8. Simultaneous multi-beam planar array IR (pair) spectroscopy

    DOEpatents

    Elmore, Douglas L.; Rabolt, John F.; Tsao, Mei-Wei

    2005-09-13

    An apparatus and method capable of providing spatially multiplexed IR spectral information simultaneously in real-time for multiple samples or multiple spatial areas of one sample using IR absorption phenomena requires no moving parts or Fourier Transform during operation, and self-compensates for background spectra and degradation of component performance over time. IR spectral information and chemical analysis of the samples is determined by using one or more IR sources, sampling accessories for positioning the samples, optically dispersive elements, a focal plane array (FPA) arranged to detect the dispersed light beams, and a processor and display to control the FPA, and display an IR spectrograph. Fiber-optic coupling can be used to allow remote sensing. Portability, reliability, and ruggedness is enhanced due to the no-moving part construction. Applications include determining time-resolved orientation and characteristics of materials, including polymer monolayers. Orthogonal polarizers may be used to determine certain material characteristics.

  9. Schedule optimization for IR detection of buried targets

    NASA Astrophysics Data System (ADS)

    Derzko, Zenon; Eylander, John B.; Broach, J. Thomas

    2012-06-01

    Schedule optimization of air platforms for IR sensors is a priority because of 1) the time sensitive nature of the IR detection of buried targets, 2) limited air platform assets, and 3) limited bandwidth for live-feed video. Scheduling optimization for airborne IR sensors depends on transient meteorological predictions, transient soil properties, target type and depth. This work involves using predictions from the Weather Research and Forecasting (WRF) model, a regional weather model, as input to the Countermine Computational Test Bed (CTB), a 3D finite element model that accounts for coupled heat and moisture transfer in soil and targets. The result is a continuous 2-day optimized schedule for airborne IR assets. In this paper, a 2-day optimized schedule for an airborne IR sensor asset is demonstrated for a single geographical location with a buried target. Transient physical surface and subsurface soil temperatures are presented as well as the phase-shifted, transient thermal response of the target.

  10. Spin mixing conductance in Cu–Ir dilute alloys

    NASA Astrophysics Data System (ADS)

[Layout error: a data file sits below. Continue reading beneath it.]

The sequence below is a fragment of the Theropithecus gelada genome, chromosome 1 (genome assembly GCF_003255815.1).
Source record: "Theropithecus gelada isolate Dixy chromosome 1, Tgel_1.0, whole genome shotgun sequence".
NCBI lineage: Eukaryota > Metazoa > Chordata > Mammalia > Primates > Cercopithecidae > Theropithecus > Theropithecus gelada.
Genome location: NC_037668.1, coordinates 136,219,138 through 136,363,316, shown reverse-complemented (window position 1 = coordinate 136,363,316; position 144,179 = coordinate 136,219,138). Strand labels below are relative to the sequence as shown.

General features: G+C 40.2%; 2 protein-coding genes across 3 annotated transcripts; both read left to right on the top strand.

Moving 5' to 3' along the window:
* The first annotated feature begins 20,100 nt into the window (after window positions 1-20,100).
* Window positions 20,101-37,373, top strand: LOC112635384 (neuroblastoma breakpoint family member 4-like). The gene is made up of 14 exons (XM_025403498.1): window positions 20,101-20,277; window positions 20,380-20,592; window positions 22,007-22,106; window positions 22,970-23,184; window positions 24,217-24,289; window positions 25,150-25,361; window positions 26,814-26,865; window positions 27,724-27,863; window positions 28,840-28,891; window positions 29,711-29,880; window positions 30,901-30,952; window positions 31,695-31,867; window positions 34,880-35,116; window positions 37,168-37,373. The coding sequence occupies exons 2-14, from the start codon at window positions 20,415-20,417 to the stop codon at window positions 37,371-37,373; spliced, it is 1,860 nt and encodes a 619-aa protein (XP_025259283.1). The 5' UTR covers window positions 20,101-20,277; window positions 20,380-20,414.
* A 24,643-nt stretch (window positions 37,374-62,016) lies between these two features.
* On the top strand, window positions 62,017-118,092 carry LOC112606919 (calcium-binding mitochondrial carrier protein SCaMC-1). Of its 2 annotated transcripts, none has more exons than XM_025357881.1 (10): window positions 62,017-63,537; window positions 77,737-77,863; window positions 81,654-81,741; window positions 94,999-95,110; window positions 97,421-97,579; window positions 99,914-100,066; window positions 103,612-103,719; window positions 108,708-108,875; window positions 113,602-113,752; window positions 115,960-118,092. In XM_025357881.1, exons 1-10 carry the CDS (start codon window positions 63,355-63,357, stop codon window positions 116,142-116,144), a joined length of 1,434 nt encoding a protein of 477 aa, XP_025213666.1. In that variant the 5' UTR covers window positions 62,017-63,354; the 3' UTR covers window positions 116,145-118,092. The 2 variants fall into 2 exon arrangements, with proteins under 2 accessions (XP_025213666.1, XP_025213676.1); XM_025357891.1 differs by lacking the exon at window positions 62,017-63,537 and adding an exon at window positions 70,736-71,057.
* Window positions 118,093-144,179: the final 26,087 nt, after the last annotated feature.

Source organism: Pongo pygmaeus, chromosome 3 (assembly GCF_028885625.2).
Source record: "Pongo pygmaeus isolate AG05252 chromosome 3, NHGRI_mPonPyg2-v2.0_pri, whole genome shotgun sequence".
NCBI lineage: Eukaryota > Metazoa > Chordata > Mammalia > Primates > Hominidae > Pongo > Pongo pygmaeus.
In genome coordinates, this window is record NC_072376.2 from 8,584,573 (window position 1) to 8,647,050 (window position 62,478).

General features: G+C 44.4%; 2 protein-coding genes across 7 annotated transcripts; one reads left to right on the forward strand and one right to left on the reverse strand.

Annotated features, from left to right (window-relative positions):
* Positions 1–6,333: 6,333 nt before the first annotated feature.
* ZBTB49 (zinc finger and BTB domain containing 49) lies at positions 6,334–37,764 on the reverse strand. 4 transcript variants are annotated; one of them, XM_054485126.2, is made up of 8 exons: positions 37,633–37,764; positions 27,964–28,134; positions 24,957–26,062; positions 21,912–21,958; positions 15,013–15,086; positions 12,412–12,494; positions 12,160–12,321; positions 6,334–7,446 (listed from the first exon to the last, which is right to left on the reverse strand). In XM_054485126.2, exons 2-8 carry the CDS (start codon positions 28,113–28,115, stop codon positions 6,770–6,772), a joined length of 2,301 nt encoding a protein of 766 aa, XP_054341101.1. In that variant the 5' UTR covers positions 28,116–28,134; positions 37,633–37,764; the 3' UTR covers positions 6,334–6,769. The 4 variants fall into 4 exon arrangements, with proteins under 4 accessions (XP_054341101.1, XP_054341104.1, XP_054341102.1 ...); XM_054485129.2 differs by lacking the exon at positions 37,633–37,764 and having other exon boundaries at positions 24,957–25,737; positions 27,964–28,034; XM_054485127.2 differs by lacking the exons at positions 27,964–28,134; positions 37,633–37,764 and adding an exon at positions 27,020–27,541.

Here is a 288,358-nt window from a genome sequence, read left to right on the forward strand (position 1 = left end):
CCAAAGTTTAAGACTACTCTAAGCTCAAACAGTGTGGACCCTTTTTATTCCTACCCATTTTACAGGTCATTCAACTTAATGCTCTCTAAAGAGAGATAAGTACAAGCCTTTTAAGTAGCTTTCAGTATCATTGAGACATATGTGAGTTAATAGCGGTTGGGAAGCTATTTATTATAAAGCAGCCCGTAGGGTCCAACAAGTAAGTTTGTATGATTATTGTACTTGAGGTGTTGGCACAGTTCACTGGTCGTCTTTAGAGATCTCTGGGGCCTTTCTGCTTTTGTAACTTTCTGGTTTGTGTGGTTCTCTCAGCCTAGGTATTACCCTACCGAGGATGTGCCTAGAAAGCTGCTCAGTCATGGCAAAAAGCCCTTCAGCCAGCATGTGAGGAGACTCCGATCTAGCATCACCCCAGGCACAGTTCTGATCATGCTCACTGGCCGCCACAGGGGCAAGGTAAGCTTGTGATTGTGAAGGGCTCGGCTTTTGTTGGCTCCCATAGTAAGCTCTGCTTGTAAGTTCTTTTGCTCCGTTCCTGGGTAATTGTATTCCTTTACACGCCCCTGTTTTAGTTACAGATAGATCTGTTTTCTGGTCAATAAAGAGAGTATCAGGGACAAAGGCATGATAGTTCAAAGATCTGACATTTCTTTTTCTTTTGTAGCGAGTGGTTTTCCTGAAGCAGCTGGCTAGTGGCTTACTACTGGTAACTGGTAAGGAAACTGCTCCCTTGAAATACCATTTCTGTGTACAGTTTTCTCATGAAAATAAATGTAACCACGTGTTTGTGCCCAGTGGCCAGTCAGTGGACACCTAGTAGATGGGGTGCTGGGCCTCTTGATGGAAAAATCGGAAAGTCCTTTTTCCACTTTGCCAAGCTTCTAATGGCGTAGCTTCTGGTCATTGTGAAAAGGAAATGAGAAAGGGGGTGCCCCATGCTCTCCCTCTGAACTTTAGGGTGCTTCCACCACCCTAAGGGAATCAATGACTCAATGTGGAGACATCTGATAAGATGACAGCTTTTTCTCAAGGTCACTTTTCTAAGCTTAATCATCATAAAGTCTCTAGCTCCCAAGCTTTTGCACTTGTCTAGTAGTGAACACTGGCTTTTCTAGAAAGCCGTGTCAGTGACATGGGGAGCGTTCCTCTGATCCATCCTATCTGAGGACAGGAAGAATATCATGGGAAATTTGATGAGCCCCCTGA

Takizawa, Sei; Kimata, Motoi; Omori, Yasutomo; Niimi, Yasuhiro; Otani, YoshiChika

    2016-06-01

    We have investigated the spin mixing conductance at the interface of Py and Cu–Ir dilute alloys by means of spin pumping and inverse spin Hall effect (ISHE) measurements for Cu–Ir. From systematic studies of the effective spin mixing conductance as a function of Ir concentration, we found that the interfacial spin mixing conductance g \\uparrow \\downarrow was proportional to the Ir concentration. This result is consistent with a scenario based on the impurity-dependent density of states at the Fermi energy. From the ISHE measurements as a function of Ir concentration, we show that the mechanism of the spin Hall effect is skew scattering and that the spin Hall angle is comparable to the previously determined value by using the lateral spin valve structures.

  11. Production of excited neutral and ionic photofragments following core-level excitation in molecules

    NASA Astrophysics Data System (ADS)

    Rosenberg, R. A.; Wen, C.-R.; Tan, K.; Chen, J.-M.

    1990-05-01

    We have performed the first experiments to examine the neutral fragmentation paths following direct core-level excitation in a molecule. Using monochromatized synchrotron radiation in the range 100-140 eV, we have monitored the dispersed UV/optical fluorescence resulting from excitation of a Si 2p electron in SiF4. The main features in the fluorescence spectrum have been identified as emission from the SiF+4 D state and from excited SiF, Si, F, and Si+. Features in the fluorescence excitation spectra are assigned to excitation of a Si 2p electron to unoccupied valence orbitals, Rydberg orbitals, and shape resonances. There is a large enhancement in the yield of excited-state fragments following core-to-Rydberg excitation, which is due to the greater probability of the core-excited Rydberg state decaying, via a resonant Auger process, to highly excited, unbound states of SiF+4.

  12. Atmospheric Trace Gas Abundances and Stable Isotope Ratios via IR-LIF

    NASA Technical Reports Server (NTRS)

    Blake, Geoffrey A.

    2004-01-01